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by Tom Pauken    Thu, Nov 17, 2005, 01:54 PM

Judge Alito
Senator Charles Schumer, a leader of the liberal Democrats in the U.S. Senate, made it very clear Wednesday that he intends to oppose Judge Samuel Alito’s nomination in the U.S. Supreme Court. Senate hearings are expected to begin on the Alito nomination on January 9, and the liberal opponents of the President’s nominees are focusing on Alito’s statement of opposition to abortion when he applied for a Justice Department job in the Reagan Administration in 1985. At that time Alito expressed his "disagreement" with many of the Supreme Court rulings handed down under the liberal Chief Justice Earl Warren. In the job application that he submitted prior to the time he was elevated to the federal bench, Judge Alito expressed his belief "that the Constitution does not protect a right to an abortion".

Since his nomination to the U.S. Supreme Court, Judge Alito – like Chief Justice John Roberts before him – has expressed to the senators that he has "great respect" as a Judge for the precedent power of previous Court decisions, including the Roe v. Wade case, which was the landmark 1973 abortion ruling.

At the moment, Judge Alito appears to have sufficient support in the U.S. Senate to overcome any Democratic-led filibuster, but abortion rights advocates are mounting a major campaign against Alito. In recent decades, support for abortion rights has become a litmus test for potential Democratic candidates for the Presidency. The last Democratic nominee who ran as a "pro-life" candidate was Jimmy Carter who won the Presidency in 1976 only to lose to Ronald Reagan in 1980. Carter warned recently that the Democratic Party has become too closely identified with a pro-abortion viewpoint and should be more open to pro-life candidates running as Democrats. By highlighting Judge Alito’s opposition to abortion as a reason to vote against him, Sen. Schumer clearly isn’t paying much attention to former President Carter’s views that the Democrats are hurting themselves by being so identified with the abortion rights position.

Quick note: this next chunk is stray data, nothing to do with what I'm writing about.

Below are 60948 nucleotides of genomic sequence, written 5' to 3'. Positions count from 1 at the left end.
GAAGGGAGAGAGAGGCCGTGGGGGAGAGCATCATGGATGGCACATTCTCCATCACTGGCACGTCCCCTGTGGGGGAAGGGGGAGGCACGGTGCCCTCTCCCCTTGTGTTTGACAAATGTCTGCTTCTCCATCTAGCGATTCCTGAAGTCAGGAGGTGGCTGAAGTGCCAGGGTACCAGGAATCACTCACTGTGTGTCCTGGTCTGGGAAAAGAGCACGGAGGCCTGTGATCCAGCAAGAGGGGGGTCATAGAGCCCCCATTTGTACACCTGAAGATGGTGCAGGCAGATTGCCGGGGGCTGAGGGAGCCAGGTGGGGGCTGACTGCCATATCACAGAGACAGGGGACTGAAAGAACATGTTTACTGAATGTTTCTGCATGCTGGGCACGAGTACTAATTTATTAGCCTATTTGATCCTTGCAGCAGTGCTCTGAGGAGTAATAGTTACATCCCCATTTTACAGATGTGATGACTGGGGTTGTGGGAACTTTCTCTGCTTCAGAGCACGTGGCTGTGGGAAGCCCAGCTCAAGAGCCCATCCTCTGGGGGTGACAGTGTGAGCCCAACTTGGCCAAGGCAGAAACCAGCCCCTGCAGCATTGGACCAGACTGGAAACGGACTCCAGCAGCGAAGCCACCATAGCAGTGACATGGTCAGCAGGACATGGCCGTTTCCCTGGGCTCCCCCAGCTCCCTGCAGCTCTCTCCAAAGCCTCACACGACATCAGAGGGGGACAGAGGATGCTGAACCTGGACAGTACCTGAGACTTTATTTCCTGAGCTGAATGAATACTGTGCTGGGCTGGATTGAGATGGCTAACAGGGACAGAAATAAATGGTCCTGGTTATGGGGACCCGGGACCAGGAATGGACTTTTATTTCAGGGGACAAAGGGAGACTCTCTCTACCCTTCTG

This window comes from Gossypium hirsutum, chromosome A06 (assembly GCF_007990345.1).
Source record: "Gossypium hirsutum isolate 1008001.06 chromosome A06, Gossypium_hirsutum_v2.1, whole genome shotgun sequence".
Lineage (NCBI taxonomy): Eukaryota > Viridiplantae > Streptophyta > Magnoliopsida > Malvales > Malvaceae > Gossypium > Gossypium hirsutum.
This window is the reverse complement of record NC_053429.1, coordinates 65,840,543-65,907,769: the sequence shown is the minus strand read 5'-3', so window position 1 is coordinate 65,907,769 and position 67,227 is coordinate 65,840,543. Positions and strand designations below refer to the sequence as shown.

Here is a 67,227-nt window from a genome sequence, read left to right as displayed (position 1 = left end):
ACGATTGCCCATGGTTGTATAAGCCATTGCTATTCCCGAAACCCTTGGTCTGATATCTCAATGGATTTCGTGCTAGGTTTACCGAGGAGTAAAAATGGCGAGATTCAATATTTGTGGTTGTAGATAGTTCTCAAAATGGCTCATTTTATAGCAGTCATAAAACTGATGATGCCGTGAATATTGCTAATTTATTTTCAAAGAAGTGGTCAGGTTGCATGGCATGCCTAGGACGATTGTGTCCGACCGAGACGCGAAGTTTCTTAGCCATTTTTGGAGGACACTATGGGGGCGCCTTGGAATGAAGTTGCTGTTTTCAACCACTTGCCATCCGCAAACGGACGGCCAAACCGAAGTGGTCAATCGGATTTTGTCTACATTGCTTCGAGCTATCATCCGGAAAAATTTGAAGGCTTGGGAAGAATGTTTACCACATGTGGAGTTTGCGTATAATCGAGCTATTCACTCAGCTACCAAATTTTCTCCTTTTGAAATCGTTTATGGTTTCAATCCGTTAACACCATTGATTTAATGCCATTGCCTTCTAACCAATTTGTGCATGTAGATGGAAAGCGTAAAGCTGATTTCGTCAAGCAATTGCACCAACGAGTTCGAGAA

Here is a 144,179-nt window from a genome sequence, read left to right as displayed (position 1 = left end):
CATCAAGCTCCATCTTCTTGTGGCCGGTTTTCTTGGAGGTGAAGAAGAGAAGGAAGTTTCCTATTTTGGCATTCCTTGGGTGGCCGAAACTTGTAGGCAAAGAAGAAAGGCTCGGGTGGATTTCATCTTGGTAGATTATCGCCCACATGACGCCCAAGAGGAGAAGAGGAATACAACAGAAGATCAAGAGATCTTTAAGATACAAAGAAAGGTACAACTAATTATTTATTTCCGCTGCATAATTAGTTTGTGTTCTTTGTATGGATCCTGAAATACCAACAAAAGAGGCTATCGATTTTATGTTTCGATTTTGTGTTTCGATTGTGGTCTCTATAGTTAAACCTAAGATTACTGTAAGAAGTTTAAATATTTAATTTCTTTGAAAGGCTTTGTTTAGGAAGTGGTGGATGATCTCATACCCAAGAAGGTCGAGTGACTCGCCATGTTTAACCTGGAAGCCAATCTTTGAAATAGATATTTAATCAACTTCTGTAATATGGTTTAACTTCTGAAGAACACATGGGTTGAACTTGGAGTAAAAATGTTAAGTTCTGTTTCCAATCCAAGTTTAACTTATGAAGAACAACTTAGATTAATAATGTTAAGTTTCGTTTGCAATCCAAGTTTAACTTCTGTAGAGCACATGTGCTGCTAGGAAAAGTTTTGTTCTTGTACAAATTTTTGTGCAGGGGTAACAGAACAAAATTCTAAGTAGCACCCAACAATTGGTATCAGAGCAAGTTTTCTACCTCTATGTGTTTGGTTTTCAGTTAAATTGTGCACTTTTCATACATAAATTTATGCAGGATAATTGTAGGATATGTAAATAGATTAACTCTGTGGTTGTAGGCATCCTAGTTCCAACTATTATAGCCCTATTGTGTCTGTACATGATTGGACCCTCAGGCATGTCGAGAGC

There is a certain irony in how the Bush Administration is promoting the Alito nomination as compared to how it handled the brief campaign on behalf of Harriet Miers. With Miers, the Administration went out of its way to emphasize her strong ties to an evangelical church and had friends of hers who were judges vouch to social conservative supporters of the President they were confident she would vote to overturn Roe v. Wade. In the case of the Alito nomination, the Administration has done just the opposite, emphasizing Judge Alito’s respect for precedent.

Reading between the lines, the reality is that (more likely than not) Judge Alito is more supportive of the view that the abortion issue is a political issue which generally should be resolved by elected, legislative branch of government rather than by federal judges. That is not to say, however, that Judge Alito – or John Roberts for that matter – would vote to overturn Roe v. Wade. Even if both Roberts and Alito were so inclined to revisit the Roe decision, that would still leave only 4 votes on the 9 member Supreme Court willing to reverse Roe v. Wade. Assuming that Judge Alito is confirmed, what people can expect going forward is that the Supreme Court will show more deference for legislative and Congressional acts designed to place limits on abortion rights.

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